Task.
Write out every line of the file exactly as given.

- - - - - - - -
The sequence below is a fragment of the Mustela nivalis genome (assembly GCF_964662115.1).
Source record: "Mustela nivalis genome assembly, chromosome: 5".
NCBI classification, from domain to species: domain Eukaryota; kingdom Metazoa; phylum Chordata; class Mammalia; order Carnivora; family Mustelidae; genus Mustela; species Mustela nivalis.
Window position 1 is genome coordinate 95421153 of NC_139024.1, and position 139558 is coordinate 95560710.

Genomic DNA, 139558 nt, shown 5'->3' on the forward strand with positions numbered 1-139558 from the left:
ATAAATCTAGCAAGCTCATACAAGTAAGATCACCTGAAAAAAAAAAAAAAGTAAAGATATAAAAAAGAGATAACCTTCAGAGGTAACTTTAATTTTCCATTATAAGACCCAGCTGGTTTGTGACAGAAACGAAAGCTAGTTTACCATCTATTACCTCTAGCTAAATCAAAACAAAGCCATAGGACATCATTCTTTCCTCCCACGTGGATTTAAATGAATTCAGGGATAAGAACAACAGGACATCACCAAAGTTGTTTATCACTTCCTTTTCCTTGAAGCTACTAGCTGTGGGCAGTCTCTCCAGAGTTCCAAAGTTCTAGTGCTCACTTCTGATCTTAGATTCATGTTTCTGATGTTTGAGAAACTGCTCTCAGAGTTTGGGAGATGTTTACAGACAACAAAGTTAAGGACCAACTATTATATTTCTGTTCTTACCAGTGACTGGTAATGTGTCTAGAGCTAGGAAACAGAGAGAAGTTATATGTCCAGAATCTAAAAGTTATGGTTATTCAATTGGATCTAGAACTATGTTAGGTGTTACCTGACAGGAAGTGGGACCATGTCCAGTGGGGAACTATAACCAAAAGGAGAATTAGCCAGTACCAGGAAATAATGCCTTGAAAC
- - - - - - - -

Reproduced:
The sequence below is a fragment of the Mustela nivalis genome (assembly GCF_964662115.1).
Source record: "Mustela nivalis genome assembly, chromosome: 5".
NCBI classification, from domain to species: domain Eukaryota; kingdom Metazoa; phylum Chordata; class Mammalia; order Carnivora; family Mustelidae; genus Mustela; species Mustela nivalis.
Window position 1 is genome coordinate 95421153 of NC_139024.1, and position 139558 is coordinate 95560710.

Genomic DNA, 139558 nt, shown 5'->3' on the forward strand with positions numbered 1-139558 from the left:
ATAAATCTAGCAAGCTCATACAAGTAAGATCACCTGAAAAAAAAAAAAAAGTAAAGATATAAAAAAGAGATAACCTTCAGAGGTAACTTTAATTTTCCATTATAAGACCCAGCTGGTTTGTGACAGAAACGAAAGCTAGTTTACCATCTATTACCTCTAGCTAAATCAAAACAAAGCCATAGGACATCATTCTTTCCTCCCACGTGGATTTAAATGAATTCAGGGATAAGAACAACAGGACATCACCAAAGTTGTTTATCACTTCCTTTTCCTTGAAGCTACTAGCTGTGGGCAGTCTCTCCAGAGTTCCAAAGTTCTAGTGCTCACTTCTGATCTTAGATTCATGTTTCTGATGTTTGAGAAACTGCTCTCAGAGTTTGGGAGATGTTTACAGACAACAAAGTTAAGGACCAACTATTATATTTCTGTTCTTACCAGTGACTGGTAATGTGTCTAGAGCTAGGAAACAGAGAGAAGTTATATGTCCAGAATCTAAAAGTTATGGTTATTCAATTGGATCTAGAACTATGTTAGGTGTTACCTGACAGGAAGTGGGACCATGTCCAGTGGGGAACTATAACCAAAAGGAGAATTAGCCAGTACCAGGAAATAATGCCTTGAAAC